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Nani's red card finished him off.
Hopefully there aren't too many Venezualans on here to be offended.
Heart attacks and that
But then, have a look around at your average 50-something football fan,imagine them in a high stress situation, getting all worked up and stuff and then 2 heart attacks doesn't seem that unreal.
On a slightly related note, my grandfather used to work for the coroner's office in the '80s. He once told me that on the first really cold day of winter, they'd be really busy with the bodies of middle-aged men who'd died from heart attacks. This was because cars were shit and would refuse to start in the cold, so men who'd done no exercise all year suddenly leap into action and tried to push half a tonne of metal up a hill, first thing in the morning, in the freezing cold.
but I've been playing football before and someone died mid-game of a heart attack. It was surreal, you just don't expect that kind of thing to happen. His family were watching and everything, so incredibly sad. Whenever our club play their club on our grounds we still have a moment of silence for him.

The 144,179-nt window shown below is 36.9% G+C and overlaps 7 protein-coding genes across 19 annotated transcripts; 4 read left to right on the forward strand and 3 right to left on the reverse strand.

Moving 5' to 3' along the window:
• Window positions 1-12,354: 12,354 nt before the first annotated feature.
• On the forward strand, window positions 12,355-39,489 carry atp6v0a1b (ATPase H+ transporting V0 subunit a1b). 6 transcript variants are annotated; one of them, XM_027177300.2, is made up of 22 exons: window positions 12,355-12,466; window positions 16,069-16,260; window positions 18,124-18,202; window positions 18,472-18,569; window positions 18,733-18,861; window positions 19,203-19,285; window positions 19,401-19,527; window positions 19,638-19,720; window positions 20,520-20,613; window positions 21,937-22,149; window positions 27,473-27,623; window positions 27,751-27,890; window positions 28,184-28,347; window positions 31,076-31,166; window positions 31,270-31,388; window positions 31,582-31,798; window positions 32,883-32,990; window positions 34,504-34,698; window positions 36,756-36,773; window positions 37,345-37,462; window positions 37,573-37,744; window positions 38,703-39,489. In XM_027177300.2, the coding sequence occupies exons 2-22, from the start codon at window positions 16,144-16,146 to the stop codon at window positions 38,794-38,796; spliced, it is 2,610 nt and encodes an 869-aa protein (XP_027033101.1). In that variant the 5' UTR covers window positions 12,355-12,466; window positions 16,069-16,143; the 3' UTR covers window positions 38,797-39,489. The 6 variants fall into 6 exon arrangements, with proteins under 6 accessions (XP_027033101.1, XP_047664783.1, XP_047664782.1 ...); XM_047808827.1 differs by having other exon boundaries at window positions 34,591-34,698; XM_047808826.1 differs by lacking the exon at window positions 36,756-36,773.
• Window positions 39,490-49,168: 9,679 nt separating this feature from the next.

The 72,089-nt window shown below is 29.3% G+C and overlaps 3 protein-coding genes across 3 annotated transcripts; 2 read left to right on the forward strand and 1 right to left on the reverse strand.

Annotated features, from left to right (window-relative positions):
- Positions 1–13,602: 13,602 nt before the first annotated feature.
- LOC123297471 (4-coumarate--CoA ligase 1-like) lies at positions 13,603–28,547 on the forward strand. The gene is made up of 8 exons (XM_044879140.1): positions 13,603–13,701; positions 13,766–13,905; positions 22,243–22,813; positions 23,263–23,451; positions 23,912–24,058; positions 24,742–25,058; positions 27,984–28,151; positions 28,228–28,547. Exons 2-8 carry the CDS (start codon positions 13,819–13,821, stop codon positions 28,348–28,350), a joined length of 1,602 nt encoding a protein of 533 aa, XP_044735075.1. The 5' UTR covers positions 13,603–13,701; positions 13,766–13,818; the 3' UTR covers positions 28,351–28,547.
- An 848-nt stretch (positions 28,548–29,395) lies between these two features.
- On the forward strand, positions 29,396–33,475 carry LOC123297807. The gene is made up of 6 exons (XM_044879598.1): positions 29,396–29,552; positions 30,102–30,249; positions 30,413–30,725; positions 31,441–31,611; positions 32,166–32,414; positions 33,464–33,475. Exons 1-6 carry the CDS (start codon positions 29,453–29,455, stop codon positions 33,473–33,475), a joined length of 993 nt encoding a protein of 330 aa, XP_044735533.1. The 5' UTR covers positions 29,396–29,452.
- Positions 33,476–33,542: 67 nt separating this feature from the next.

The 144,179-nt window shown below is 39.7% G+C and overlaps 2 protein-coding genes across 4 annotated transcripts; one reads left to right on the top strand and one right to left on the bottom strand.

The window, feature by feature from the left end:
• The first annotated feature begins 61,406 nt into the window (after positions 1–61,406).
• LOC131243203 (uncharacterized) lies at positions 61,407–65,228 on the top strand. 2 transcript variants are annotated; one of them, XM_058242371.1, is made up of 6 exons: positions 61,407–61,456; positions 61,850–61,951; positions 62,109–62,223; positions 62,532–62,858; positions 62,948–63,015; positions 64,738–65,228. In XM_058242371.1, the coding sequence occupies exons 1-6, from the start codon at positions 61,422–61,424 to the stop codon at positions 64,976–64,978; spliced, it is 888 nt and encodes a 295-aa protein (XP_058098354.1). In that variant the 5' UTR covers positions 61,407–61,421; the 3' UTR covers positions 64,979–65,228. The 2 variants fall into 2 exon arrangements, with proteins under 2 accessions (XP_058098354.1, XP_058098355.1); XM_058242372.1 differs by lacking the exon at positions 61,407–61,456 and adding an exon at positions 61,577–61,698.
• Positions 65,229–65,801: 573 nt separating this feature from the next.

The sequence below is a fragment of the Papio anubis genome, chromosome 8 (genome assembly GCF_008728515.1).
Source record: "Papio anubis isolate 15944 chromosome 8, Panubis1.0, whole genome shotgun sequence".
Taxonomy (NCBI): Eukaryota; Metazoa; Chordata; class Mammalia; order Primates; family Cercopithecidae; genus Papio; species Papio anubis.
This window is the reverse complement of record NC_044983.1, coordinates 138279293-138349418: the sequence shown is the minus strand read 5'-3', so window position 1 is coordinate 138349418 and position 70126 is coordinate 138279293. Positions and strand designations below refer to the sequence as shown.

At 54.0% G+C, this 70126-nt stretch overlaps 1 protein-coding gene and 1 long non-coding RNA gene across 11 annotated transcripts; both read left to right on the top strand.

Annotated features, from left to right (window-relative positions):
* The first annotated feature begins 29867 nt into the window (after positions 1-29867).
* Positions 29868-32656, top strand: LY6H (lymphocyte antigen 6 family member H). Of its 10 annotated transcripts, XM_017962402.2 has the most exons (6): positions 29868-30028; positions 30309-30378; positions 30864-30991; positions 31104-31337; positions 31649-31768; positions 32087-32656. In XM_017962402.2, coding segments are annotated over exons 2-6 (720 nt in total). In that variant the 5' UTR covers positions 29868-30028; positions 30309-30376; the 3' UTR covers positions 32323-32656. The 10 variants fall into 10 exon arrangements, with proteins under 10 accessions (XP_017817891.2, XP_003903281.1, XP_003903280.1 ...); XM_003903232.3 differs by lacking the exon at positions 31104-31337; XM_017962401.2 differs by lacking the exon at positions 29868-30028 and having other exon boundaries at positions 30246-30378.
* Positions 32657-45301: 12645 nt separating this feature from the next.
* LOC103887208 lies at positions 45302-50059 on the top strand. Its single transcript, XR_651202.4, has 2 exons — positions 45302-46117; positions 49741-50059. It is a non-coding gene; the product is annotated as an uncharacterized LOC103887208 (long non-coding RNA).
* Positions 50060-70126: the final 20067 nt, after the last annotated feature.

Wallsall V someone
Had a heart attack just as they scored a last minute winner
Had to give CPR pitchside. Grim
IS MARCKEE PSYCHIC?
so I didn't feel it was appropriate.
I actually came across this while googling for something else, and couldn't resist a topical bump.
To be honest the real question here is whether you can justify exactly how you knew she was about to pass away. I think you've got some explaining to do.
I hope he's got a decent alibi.
last thing SA needs is a civil war in its largest oil producer.
And it's ok because he already gutted the oil industry during one of his paranoid purges, so it's the least efficient, most polluting in the world.
And you'll find a handful of extremely talented Venezuelans as high ranking engineers and managers. Who got fired by Chavez because they worked for the Americans at one point.
so you can see why he'd have a gripe.
is an entirely reasonable response to this just because they had been put through intensive training by ExxonMobil or whoever as part of the PSA Venezuala had in place.
Eye for an eye is a great political methodology of course.
I do wonder if his opponents might not have treated Chavez' supporters similarly though, had they been successful. I mean, overthrowing a democratically elected gov't is a pretty authoritarian first move.
but I'm not sure he really has. Stability over populism, always.
But I guess I'm just boring and increasingly jaded. I like technocrats.
One of the top 4 things in his life, in fact.
For all it's faults - which he undoubtedly had - he's been instrumental in showing a country can take a different political direction to freemarket capitalism in modern times and be successful. Obviously his model wouldn't work for every country (and wasn't without flaws) but he deserves to be remembered for showing alternatives do exist...